We rode in a typical tourist van to Taroudant.  The roads are bad in places, and the driving is much like it is in Honduras or Mexico. Lots of covered trucks labored up the hills, people riding motorcycles and small scooters—I spied two women in typical Muslim dress riding a small scooter. Donkeys, motorcycles pulling a small truck bed, lots of bicycles, people on foot, horse- drawn carriages, and then the camels. The mountains here are as old as the Alleghenies, and as we head further west, the mountains are taller and covered with snow.

Huge plastic covered greenhouses that cover acres and acres house bananas and pineapples. The almond trees are in full bloom and everywhere there is green grass and trees. In many ways it resembles parts of Big Bend but with more water. Citrus trees hang heavy with fruit amidst olive trees. Much road construction is under way, herds of goats and sheep are guarded by a single goat-herd.

Our local host is Berber and tells me that the Berbers, some of whom are still nomads, were the first to inhabit this land, over 5000 years ago. Then the Hebrews came—then the Romans and finally the Portuguese, French, and Spanish. Thus their language is a mixture.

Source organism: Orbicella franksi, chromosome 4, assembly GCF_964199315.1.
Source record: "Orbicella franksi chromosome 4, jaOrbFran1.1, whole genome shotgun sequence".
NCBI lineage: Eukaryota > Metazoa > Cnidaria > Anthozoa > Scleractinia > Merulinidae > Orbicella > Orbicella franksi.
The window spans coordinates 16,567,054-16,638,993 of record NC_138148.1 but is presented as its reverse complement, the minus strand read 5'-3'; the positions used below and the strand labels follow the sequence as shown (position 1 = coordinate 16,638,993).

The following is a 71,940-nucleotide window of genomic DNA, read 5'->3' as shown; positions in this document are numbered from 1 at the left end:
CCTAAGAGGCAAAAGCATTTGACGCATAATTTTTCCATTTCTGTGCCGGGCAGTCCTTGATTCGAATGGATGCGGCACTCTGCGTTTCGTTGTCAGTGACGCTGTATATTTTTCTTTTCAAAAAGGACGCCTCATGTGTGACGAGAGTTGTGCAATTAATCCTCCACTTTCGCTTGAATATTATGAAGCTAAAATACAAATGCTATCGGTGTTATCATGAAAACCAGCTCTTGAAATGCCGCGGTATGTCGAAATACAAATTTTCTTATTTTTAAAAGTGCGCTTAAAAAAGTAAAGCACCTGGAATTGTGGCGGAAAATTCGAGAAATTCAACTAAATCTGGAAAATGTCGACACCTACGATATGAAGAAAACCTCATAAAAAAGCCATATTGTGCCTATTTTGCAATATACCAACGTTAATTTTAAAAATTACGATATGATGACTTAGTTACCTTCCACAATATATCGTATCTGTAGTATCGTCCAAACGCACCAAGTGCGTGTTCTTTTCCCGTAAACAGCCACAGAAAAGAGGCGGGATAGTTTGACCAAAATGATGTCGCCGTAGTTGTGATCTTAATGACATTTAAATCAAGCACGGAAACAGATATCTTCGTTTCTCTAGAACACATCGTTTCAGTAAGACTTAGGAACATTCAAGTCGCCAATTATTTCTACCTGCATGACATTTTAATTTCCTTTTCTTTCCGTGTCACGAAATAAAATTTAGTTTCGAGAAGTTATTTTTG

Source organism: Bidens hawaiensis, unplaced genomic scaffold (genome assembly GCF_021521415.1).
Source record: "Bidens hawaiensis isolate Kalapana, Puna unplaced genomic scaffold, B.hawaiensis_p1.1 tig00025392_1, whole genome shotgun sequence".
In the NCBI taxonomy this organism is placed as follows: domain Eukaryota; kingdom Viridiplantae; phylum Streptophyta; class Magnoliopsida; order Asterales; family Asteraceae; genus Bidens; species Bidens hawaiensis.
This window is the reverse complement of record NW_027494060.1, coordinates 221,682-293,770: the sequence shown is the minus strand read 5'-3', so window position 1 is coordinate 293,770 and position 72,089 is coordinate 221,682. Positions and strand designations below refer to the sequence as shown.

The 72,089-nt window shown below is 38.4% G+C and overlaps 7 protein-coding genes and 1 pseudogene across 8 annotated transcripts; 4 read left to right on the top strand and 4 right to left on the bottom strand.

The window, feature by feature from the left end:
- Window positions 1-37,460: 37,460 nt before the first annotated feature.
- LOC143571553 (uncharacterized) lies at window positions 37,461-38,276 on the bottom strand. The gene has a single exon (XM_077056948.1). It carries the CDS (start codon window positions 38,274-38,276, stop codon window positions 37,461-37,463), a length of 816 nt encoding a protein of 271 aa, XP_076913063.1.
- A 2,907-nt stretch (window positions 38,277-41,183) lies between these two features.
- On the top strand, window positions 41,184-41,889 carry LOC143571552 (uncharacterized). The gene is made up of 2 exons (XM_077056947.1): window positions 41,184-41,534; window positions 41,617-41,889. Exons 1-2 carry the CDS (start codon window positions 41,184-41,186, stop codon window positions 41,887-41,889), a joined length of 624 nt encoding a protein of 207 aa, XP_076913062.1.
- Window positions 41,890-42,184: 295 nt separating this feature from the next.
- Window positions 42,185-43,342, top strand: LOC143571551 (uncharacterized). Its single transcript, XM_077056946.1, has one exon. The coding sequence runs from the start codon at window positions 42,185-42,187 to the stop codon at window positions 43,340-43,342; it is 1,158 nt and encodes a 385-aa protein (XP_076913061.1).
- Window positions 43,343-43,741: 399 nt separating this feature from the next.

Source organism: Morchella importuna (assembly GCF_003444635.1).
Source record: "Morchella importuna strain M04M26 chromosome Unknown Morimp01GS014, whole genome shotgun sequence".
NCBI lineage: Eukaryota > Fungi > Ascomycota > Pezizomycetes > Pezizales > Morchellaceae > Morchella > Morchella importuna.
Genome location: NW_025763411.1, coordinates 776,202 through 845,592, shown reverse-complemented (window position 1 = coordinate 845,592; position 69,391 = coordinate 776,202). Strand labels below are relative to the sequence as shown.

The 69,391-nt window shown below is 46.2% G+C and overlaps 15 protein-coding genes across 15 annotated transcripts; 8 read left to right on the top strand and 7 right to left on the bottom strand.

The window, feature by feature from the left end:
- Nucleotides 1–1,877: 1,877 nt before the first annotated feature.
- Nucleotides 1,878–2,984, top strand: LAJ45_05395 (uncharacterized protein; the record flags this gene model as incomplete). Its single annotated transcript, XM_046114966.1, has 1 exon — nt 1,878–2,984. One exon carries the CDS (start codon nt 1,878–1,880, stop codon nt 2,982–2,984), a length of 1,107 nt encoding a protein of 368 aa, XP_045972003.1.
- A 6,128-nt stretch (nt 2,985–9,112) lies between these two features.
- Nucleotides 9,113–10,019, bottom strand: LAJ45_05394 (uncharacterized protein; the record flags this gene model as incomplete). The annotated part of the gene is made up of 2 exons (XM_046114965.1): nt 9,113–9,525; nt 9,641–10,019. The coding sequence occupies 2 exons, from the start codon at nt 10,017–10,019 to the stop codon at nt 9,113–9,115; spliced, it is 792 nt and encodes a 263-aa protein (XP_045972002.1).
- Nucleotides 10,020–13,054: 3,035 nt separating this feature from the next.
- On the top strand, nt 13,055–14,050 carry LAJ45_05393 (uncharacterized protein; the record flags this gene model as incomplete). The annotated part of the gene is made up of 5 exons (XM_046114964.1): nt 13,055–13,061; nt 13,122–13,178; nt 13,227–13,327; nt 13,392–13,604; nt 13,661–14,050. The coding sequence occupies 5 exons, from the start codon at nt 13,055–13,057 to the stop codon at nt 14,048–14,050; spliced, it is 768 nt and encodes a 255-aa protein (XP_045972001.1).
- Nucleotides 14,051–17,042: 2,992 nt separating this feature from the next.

We stop for tea about half way; there is a pleasant breeze and it is good to stretch for a bit.

Our hotel is quite plush—a former palace—and I am assigned a lovely room with a raised bed—no doubt to accommodate the plumbing retrofit, a seating area, small table and chairs and a basket of fruit. I had worried a bit about who I would be assigned as a room-mate but now I have just myself to worry about. We have supper in the hotel and then early to bed—it’s been a long day.